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Duncan v. T.I. McCormack Trucking Co.

Decided: February 29, 1956.

EDWIN DUNCAN, PETITIONER-RESPONDENT AND CROSS-APPELLANT,
v.
T.I. MCCORMACK TRUCKING CO., INC., RESPONDENT-APPELLANT



Clapp, Jayne and Francis. The opinion of the court was delivered by Francis, J.A.D.

Francis

This matter comes to us on appeal from a judgment of the County Court where the following opinion was filed:

"This is an appeal from a determination of facts and rule for judgment entered in the New Jersey Department of Labor and Industry, Workmen's Compensation Division, wherein the petitioner was awarded 100% of total permanent disability for an occupational disease involving both hands and known medically as a Dupuytrens Contracture.

"According to the medical testimony a Dupuytrens Contracture is a condition in which the structures of the palm of the hand become involved in a scar-like contracture, the skin and fat under it being bound down to the fascia, the fascia itself becoming thickened and shortened, the tendon sheaths and tendons themselves subsequently becoming thickened and shortened. It manifests itself by a curling up of the hand, first in the ring finger and then the little finger and middle finger. It keeps curling up as time goes on. There is no doubt that the petitioner suffers from this disease.

"At the time of the hearing the petitioner testified he was 58 years of age and had been driving trucks for 40 years; that for the past 14 or 15 years he had been employed by

the respondent and had been driving 15-ton tank trailer trucks, sometimes 400-500 miles a day on long runs; that he was required to handle loading hoses weighing 60-70 pounds. In September of 1950 he began to notice the formation of callous on his hands and in September of 1951 because of swelling had to have a ring cut from the ring finger of his right hand. Thereafter the condition grew worse and it became necessary for him to start refusing long trips. His employment terminated in August of 1952 when the company moved to Port Reading, New Jersey, and he felt it was too great a distance for him to travel from his home each day.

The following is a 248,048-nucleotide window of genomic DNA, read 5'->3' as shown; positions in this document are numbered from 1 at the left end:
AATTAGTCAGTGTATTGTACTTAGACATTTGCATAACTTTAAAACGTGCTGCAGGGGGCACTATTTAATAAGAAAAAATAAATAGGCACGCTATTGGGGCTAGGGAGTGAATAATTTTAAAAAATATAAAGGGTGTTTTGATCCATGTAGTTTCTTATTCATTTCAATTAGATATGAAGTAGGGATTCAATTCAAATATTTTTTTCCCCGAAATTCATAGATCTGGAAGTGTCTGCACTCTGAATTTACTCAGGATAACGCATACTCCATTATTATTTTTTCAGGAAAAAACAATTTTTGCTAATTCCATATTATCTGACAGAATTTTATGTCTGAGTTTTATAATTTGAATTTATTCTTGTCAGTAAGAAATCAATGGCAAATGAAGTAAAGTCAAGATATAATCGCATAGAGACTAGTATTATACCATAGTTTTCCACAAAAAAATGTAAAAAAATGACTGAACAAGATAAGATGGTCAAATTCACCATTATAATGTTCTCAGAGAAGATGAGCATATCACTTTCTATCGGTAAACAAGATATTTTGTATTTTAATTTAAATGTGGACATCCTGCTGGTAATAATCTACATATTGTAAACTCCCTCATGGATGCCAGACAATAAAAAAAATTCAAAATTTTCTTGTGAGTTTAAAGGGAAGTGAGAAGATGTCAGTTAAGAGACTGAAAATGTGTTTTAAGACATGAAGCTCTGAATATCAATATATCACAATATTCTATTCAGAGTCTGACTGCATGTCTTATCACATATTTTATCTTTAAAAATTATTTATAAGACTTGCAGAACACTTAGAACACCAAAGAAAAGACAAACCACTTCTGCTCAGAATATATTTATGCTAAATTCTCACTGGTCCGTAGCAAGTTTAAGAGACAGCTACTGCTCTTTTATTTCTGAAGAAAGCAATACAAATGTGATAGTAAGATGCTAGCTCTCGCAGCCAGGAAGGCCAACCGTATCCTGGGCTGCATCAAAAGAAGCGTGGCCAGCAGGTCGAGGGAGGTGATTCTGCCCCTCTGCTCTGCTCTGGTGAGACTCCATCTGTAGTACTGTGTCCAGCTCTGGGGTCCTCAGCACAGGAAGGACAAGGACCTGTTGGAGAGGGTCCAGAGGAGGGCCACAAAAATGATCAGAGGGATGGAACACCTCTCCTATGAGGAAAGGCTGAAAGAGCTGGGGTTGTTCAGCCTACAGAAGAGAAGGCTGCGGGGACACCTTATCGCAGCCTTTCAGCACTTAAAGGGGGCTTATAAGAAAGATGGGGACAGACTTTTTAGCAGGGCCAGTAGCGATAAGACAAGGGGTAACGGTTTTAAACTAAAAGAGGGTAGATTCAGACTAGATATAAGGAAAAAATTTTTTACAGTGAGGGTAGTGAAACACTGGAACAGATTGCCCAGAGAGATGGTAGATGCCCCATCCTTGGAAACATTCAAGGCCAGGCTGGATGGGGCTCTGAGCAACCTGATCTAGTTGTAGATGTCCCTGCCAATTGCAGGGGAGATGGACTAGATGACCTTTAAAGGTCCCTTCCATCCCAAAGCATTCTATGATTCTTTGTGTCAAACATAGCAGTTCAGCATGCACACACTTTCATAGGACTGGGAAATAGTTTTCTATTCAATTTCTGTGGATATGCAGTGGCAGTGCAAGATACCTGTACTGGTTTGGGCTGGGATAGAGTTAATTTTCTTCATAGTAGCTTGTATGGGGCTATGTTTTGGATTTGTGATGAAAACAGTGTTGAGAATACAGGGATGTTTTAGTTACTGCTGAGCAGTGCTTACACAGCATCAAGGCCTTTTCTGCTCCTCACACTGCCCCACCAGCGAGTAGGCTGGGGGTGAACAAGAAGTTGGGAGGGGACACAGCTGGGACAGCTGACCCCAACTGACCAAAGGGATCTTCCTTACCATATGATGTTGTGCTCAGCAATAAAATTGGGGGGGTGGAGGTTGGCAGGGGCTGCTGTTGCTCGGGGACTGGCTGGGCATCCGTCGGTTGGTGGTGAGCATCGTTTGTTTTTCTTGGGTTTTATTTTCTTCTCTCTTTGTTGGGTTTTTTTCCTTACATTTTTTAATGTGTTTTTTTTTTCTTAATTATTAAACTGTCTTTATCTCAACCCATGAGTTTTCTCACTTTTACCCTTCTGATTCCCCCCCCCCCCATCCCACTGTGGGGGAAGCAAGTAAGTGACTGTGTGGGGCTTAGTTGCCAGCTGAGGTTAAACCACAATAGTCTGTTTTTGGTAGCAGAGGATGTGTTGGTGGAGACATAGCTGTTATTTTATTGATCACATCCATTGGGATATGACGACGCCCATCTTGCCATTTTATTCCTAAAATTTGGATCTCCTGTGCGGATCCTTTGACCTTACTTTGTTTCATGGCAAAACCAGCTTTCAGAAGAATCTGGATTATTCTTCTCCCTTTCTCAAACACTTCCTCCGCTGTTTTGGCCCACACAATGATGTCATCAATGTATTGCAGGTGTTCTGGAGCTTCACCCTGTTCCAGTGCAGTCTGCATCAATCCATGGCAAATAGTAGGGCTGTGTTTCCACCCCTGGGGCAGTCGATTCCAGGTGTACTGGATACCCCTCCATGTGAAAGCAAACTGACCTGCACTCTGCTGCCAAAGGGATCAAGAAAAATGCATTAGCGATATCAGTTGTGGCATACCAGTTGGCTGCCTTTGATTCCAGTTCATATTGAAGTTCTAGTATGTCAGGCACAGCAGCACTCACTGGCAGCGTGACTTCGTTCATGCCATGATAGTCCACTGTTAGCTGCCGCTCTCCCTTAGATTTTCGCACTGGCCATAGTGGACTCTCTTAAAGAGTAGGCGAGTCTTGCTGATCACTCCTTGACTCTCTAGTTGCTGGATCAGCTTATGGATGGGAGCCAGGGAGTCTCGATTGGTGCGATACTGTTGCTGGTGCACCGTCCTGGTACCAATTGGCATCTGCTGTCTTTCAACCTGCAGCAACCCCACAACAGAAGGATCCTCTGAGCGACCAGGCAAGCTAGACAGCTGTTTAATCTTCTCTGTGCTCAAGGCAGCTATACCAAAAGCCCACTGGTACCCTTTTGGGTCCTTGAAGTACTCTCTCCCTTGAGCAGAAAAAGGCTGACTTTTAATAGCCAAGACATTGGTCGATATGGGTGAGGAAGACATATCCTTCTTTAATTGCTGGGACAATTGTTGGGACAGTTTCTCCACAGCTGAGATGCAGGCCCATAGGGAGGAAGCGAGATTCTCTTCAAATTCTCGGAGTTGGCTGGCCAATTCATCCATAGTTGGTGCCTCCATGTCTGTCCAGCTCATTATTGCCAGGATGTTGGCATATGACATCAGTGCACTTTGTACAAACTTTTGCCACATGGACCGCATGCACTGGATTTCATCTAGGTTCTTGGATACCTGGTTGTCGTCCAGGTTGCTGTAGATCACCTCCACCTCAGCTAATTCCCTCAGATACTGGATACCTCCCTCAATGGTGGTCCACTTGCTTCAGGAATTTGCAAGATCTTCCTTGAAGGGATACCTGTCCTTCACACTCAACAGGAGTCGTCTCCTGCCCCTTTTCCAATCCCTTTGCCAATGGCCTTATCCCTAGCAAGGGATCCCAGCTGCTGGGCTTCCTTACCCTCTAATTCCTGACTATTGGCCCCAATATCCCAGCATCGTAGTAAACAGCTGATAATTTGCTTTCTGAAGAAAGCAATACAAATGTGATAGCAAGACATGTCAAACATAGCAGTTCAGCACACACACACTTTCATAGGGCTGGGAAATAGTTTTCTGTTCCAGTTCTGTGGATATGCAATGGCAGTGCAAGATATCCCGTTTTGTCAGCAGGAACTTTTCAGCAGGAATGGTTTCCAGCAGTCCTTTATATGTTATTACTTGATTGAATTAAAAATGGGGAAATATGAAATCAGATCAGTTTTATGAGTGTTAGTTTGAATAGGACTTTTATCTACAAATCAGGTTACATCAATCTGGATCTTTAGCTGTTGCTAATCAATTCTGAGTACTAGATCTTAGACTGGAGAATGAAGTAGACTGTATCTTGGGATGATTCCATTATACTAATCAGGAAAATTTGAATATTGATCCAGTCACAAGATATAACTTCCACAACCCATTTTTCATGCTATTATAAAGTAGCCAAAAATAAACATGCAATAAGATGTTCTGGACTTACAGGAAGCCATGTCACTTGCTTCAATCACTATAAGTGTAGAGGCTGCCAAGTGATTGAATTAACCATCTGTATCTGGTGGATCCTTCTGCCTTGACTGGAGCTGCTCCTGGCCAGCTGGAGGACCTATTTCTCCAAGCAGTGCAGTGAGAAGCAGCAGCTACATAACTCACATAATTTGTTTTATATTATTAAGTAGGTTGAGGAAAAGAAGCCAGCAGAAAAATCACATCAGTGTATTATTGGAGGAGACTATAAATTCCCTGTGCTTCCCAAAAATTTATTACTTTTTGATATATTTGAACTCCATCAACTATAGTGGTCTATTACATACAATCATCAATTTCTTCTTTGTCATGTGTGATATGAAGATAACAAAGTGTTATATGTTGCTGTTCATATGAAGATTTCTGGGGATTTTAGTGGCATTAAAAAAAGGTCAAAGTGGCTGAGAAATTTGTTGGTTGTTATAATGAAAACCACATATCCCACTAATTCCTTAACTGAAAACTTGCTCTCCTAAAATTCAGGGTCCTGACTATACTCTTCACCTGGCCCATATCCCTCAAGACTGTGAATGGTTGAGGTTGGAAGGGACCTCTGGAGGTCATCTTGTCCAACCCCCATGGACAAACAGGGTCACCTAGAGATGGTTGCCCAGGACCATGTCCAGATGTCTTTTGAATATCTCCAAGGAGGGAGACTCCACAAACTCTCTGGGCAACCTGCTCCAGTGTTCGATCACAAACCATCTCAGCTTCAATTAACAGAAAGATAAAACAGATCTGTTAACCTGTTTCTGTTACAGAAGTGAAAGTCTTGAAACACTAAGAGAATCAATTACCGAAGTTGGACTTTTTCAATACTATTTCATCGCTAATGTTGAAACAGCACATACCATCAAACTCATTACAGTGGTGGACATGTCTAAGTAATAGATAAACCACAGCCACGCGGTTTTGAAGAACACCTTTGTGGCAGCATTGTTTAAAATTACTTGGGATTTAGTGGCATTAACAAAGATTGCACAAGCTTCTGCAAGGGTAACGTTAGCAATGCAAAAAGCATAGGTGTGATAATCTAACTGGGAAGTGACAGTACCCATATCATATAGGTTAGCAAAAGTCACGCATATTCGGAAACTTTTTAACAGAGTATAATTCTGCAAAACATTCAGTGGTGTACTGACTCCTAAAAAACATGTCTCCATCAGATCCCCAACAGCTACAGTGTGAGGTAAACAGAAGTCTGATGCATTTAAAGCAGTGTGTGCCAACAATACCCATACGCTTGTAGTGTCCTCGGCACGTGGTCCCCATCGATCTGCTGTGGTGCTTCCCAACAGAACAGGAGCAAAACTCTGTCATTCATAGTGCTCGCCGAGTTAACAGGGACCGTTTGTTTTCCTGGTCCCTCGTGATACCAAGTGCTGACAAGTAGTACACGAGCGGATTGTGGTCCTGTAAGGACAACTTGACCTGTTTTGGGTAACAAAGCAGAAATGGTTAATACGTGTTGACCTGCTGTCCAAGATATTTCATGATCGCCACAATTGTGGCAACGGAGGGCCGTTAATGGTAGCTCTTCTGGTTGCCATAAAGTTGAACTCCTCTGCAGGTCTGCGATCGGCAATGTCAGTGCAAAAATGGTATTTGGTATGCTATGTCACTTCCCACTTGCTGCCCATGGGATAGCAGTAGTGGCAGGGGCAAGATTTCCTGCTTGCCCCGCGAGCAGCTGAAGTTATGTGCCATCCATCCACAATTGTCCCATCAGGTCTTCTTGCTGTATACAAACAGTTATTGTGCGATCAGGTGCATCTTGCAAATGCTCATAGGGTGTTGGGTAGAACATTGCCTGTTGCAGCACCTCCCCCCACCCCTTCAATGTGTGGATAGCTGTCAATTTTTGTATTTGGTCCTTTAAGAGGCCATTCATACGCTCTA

"In the case of Soukup v. Friedman Marble & Slate Works , 255 App. Div. 249, 7 N.Y.S. 2 d 440 (App. Div. 1938), leave to appeal denied, 280 N.Y. 852, 19 N.E. 2 d 686 (Ct. App. 1938), Dupuytrens Contracture was held to be an occupational disease. As early as 1938 the New Jersey Workmen's Compensation Bureau recognized Dupuytrens Contracture as an occupational disease. Mesko v. Overman Cushion Tire Co. , 16 N.J. Misc. 182 (W.C.B. 1938). However, compensation was not allowed inasmuch as it was not a scheduled disease under the then existing occupational disease statute, N.J.S.A. 34:15-31. The Legislature saw fit to amend this section in 1949 (L. 1949, c. 29, ยง 2) and substituted all occupational diseases for the scheduled list of diseases theretofore set forth. The pertinent provision is as follows:

"'"Compensable occupational disease" defined.

For the purposes of this article, the phrase "compensable occupational disease" shall include all diseases arising out of and in the course of employment, which are due to causes and conditions which are or were characteristic of or peculiar to a particular trade, occupation, process or employment, or which diseases are due to the exposure of any employee to a cause thereof arising out of and in the course of his employment.' N.J.S.A. 34:15-31, as amended. (Emphasis added.)

See Bondar v. Simmons Co. , 23 N.J. Super. 109 (App. Div. 1952), affirmed on opinion below, 12 N.J. 361 (1953),

for an informative and comprehensive dissertation on the effect of this amendment; also Giambattista v. Thomas A. Edison, Inc. , 32 ...


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